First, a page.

Latarnia presents CASTILIAN CRIMSON
The Spanish Horror Film






Director: Vicente Aranda
Screenplay: Vicente Aranda, Antonio Rabinad, Gonzalo Suárez (based on his story "Bailando para Parker")
Music: Marco Rossi
Cast: Carlos Estrada, Judy Matheson, Capucine, Teresa Gimpera
Running time: Review based on Something Weird Video VHS release which omits any opening or closing credits and runs 91 minutes


With slow deliberation, a girl lays her head down on railroad tracks as a
oncoming train plows forward. So begins Vicente Aranda's second feature, a film steeped in melancholy, ruminations on suicide, unspoken secrets, and repressed emotions. A publisher of pulp horror novels (Estrada) receives an anonymous yellow package containing a human hand. He buries it in a nearby park. The next yellow package he receives, he leaves unopened on a bench in the city. When he arrives home, the package is awaiting him. This one contains a torn up dress and a photograph of a girl. He feebly attempts to lie about the contents to his wife (Gimpera). When he receives a yellow envelope containing a necklace with a silver fist at the end, he spots the woman in black (Capucine) who has been giving him so much attention. Without a word, he enters her car. She drives him to her remote home, where she feeds him lysergic acid embedded in red blotting paper. Suddenly, he is ambling down a long corridor drawn towards a woman's voice lamenting her lost love. He reaches the end of the hallway to discover the voice emanating from a tape recorder. He finds a woman's body in a refrigerator curled up, pale, but immaculate. When he awakens from the drugged stupor he is back at home, his body covered in a jaundiced yellow. Who was the woman in the refrigerator? In a flashback, the young woman (Matheson) is in a coffee shop fiddling with some pills. She appears bored, yet eager to flirt with the older publisher. Her name is Esther and she reveals her sign to be Cancer. In another fragment of the past, the newly formed couple is out near the sea. As she edges toward the cliff, she says, "I'd die so that my love for you will last. So that indifference will not kill it." Through the collective memories of the publisher, his wife, the detective that she hired to spy on her husband, and the mysterious woman, the corrosion of the romance is recounted. Her eventual suicide, which is not the gruesome demise the opening scene promises, turns out to be tragically quiet. So much so that her undying admirer, Capucine's character, must avenge the callousness that broke her heart.

LAS CRUELES (or THE EXQUISITE CADAVER as it's known in the U.S.) combines a youthful approach to film techniques and a colorful pop-art aesthetic with a story of psychological torment and weird horror. It's a sensibility that encompasses director Vicente Aranda's early films, from FATA MORGANA (1965) to LA NOVIA ENSANGRENTADA (1972). In this film, Aranda employs some striking stylistics such as the scene of the publisher leaving one of his yellow packages in a busy plaza. In its use of telephoto lenses that keep the publisher at a distance, surveillance camera-like angles, and the simple use of ambient sounds, this scene has a detached modernistic feel. The LSD scene is haunting in its use of the young woman's taped suicide note, the slow backwards tracking shot of the publisher walking down the corridor, brief flashback shots of the couple embracing, and the expressionistic montage of close-ups of the young woman's naked body accompanied by a pulsating industrial noise. Although Aranda would develop a more naturalistic style in his later erotic thrillers and historical melodramas, the extreme emotions and torment would remain. The central story of LAS CRUELES, that of a woman being destroyed by the powerful yet fickle passions of a man, is echoed in Aranda's AMANTES (1991), INTRUSO (1993), LA PASIÓN TURCA (1994), and CELOS (1999) (his CARMEN [2003] can be seen as a gender reversal of this theme). It is worth noting that the filmmakers took inspiration from Marianna Alcoforado's passionate "Letters of a Portuguese Nun" in Esther's eloquent monologues. While Esther's death is central to the film, Capucine's role is the most memorable as the sorrowful avenger of the young woman. With her gaunt features complimented by a large, swooping black hat Capucine is the embodiment of mystery. Her servant is a pale young man in black. She has an artificial left hand. Her love for the young woman is immense and unrequited. This is all we know of her. It is a wonderful role, and Capucine plays it with such sadness that it is difficult not to reflect on her real-life suicide.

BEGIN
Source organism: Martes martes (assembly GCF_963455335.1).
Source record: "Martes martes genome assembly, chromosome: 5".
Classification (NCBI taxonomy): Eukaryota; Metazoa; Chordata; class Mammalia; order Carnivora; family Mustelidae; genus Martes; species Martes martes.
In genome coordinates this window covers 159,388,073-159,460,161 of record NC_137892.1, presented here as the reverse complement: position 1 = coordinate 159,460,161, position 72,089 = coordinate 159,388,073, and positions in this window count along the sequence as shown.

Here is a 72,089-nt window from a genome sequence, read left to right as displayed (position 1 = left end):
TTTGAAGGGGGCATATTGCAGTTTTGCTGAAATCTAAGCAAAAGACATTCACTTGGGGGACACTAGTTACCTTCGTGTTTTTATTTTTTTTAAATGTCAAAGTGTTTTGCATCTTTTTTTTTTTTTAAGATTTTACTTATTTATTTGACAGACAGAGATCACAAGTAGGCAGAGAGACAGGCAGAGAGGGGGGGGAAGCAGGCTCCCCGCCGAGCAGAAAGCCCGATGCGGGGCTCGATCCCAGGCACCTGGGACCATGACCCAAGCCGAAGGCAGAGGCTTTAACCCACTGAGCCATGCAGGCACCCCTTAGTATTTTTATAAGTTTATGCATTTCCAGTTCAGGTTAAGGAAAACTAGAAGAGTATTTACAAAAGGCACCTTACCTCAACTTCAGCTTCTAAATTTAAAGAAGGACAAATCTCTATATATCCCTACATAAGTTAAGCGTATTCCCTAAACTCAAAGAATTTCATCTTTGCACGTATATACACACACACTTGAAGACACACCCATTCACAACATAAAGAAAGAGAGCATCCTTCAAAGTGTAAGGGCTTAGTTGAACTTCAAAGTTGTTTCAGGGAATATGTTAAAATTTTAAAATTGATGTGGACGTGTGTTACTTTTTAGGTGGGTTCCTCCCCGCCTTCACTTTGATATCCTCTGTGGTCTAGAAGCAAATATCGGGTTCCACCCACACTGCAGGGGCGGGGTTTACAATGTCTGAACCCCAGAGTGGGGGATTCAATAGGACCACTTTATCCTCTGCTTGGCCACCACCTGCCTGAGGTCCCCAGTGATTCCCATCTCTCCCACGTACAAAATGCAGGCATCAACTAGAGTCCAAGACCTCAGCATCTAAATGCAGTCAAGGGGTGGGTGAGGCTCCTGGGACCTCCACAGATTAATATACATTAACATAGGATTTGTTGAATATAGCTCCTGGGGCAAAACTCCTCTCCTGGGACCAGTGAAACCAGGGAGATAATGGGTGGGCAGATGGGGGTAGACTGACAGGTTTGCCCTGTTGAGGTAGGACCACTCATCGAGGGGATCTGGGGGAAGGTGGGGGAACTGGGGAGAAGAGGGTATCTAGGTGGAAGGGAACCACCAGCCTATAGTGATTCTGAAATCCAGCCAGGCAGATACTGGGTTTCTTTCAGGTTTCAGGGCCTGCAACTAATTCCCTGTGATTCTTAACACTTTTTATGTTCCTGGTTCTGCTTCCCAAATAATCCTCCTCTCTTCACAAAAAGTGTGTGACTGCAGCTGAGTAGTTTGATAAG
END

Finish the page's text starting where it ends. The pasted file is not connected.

-- Reviewed by Adam Williams